Do you know D.C.?
Get our free newsletter to stay in the know about local D.C.
The Mountain at Mount Vernon United Methodist Church
Saturday, July 12 at 10:15 p.m.
Friday, July 18, 8:15 p.m.
Sunday, July 20 at 4 p.m.
Thursday, July 24 at 6 p.m.
Saturday, July 26 at 1 p.m.
They say: A new dark comedy about surveillance and interrogation by the creator of the Fringe hits Krapp’s Last PowerPoint, Edible Rex, The Bird, The Pundit and The Politician. “Feffer is a brilliant writer and performer,” says the Washington City Paper. [But who reads that? — Ed.]
Caroline’s take: Calling Interrogation a comedy about surveillance doesn’t quite capture its essence. Yes, it features plentiful pauses for laughter and explores the questionable ways the government collects information about its citizens, but this isn’t a playful romp about security contractors sneaking peeks at strangers’ browser histories. John Feffer dips into much more sinister territory when he portrays an independent contractor capable questioning and evaluating the behavior of anyone he meets.
While the final result, aided by a final twist that ties the whole thing together, is thought-provoking, it takes a while for all the pieces to add up. Feffer assumes the identity of John Miller, a southern gentleman who does private security work for the government. He starts by talking about stand-up comedy and storytelling, then diverges into a discussion of doctors, dates, and chronic headaches. It’s not quite clear where the performance is going, leading to a lot of awkward pauses and rattling chairs.
Things get more interesting when “random audience members” (read: planted actors) are pulled on stage. Feffer questions them about everything from where they had meetings to world capitals and while their performances are not entirely convincing, watching Feffer probe them allows the audience to see where the whole story leads. When the tables turn and Feffer receives the interrogation, the performance gets really juicy. It’s unfortunate that this doesn’t occur until after an hour of meandering commentary.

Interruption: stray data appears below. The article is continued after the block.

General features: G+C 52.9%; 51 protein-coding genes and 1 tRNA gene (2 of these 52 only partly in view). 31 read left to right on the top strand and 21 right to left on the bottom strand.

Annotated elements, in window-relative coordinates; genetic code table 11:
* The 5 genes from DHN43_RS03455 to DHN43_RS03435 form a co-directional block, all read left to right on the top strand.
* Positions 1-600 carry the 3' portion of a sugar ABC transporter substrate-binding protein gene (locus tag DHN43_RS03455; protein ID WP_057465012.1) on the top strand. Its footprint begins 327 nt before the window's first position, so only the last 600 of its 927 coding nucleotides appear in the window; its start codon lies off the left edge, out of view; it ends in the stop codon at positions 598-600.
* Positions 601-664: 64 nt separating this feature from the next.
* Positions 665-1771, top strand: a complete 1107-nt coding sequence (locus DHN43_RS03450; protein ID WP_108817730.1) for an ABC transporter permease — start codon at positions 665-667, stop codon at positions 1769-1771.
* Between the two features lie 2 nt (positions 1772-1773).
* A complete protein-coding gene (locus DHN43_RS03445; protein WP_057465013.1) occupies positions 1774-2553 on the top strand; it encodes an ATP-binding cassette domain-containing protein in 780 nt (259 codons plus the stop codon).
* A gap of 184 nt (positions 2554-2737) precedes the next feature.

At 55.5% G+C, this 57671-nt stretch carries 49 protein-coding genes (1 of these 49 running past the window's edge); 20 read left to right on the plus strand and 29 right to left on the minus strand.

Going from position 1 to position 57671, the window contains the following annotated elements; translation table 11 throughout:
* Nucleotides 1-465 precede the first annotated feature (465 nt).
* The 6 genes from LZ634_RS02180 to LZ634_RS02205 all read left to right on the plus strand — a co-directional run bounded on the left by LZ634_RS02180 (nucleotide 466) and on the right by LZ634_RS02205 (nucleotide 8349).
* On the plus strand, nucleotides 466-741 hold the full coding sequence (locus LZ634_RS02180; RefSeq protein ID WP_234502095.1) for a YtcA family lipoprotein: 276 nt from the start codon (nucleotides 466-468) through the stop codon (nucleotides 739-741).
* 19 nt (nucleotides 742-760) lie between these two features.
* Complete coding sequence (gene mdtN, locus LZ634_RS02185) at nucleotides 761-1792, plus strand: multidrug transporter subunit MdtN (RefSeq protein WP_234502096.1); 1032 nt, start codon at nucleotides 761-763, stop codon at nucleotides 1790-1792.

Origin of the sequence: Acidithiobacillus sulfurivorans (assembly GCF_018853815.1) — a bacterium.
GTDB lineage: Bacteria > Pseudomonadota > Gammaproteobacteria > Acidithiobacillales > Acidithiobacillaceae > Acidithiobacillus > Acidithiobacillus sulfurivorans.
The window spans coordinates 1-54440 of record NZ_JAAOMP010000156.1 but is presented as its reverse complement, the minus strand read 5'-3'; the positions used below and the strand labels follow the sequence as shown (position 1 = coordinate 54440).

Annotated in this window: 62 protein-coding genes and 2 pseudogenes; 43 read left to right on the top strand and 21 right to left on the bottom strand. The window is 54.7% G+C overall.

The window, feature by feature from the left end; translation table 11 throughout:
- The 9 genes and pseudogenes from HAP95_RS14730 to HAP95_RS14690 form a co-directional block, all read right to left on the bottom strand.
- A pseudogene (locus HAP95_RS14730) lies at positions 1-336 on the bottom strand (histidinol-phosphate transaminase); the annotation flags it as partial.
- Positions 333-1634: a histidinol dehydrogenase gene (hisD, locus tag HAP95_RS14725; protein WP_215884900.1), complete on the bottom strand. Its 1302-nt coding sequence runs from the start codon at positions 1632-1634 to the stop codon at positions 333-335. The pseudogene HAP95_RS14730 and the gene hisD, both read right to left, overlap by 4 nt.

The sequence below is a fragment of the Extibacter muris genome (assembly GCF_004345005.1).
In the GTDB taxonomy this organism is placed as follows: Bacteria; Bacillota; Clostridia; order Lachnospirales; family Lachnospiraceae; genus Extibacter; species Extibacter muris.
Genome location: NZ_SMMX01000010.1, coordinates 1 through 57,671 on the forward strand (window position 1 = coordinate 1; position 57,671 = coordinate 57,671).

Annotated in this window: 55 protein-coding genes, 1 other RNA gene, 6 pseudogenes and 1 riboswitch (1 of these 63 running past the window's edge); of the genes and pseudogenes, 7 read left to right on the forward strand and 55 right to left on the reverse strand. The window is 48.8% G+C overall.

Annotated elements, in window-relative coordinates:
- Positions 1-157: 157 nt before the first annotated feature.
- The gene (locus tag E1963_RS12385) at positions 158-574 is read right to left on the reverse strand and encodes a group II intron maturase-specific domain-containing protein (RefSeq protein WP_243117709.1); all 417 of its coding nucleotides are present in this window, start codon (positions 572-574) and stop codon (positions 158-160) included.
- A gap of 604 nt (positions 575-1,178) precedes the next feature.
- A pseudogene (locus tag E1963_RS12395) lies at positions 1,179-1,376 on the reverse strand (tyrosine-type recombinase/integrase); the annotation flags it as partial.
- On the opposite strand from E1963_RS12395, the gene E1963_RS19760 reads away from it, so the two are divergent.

The listless beginning is exacerbated by a few execution problems. The slides that accompany the show appear out of order and Feffer’s overly accented Southern drawl (ear is “ee-uh,” jerk is “juhk) distracts from rather than adds to the character. Every element requires just a little polish, something that should come with subsequent performances. In this age of ubiquitous surveillance, Feffer’s show reminds us to be more vigilant, despite its technical maladies.
See it if: Your interest in contemporary interrogation practices lasts more than an hour.
Skip it if: You prefer serious surveillance news provided by Barton Gellman and ld.